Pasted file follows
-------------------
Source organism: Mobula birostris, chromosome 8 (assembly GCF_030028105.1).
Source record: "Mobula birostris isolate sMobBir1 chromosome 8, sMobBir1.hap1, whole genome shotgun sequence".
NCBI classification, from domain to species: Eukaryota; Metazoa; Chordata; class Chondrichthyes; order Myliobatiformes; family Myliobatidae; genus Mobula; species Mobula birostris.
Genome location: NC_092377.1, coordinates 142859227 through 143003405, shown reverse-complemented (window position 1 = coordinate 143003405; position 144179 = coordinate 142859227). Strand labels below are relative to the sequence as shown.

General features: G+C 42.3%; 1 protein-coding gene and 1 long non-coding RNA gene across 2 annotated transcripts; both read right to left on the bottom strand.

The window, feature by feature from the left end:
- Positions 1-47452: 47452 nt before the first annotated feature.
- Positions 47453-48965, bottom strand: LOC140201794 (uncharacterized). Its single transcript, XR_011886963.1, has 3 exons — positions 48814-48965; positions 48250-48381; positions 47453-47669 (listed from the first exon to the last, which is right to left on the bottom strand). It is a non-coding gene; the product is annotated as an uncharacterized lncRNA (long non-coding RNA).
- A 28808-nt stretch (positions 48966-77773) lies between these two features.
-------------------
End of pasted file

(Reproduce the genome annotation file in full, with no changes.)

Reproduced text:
Source organism: Mobula birostris, chromosome 8 (assembly GCF_030028105.1).
Source record: "Mobula birostris isolate sMobBir1 chromosome 8, sMobBir1.hap1, whole genome shotgun sequence".
NCBI classification, from domain to species: Eukaryota; Metazoa; Chordata; class Chondrichthyes; order Myliobatiformes; family Myliobatidae; genus Mobula; species Mobula birostris.
Genome location: NC_092377.1, coordinates 142859227 through 143003405, shown reverse-complemented (window position 1 = coordinate 143003405; position 144179 = coordinate 142859227). Strand labels below are relative to the sequence as shown.

General features: G+C 42.3%; 1 protein-coding gene and 1 long non-coding RNA gene across 2 annotated transcripts; both read right to left on the bottom strand.

The window, feature by feature from the left end:
- Positions 1-47452: 47452 nt before the first annotated feature.
- Positions 47453-48965, bottom strand: LOC140201794 (uncharacterized). Its single transcript, XR_011886963.1, has 3 exons — positions 48814-48965; positions 48250-48381; positions 47453-47669 (listed from the first exon to the last, which is right to left on the bottom strand). It is a non-coding gene; the product is annotated as an uncharacterized lncRNA (long non-coding RNA).
- A 28808-nt stretch (positions 48966-77773) lies between these two features.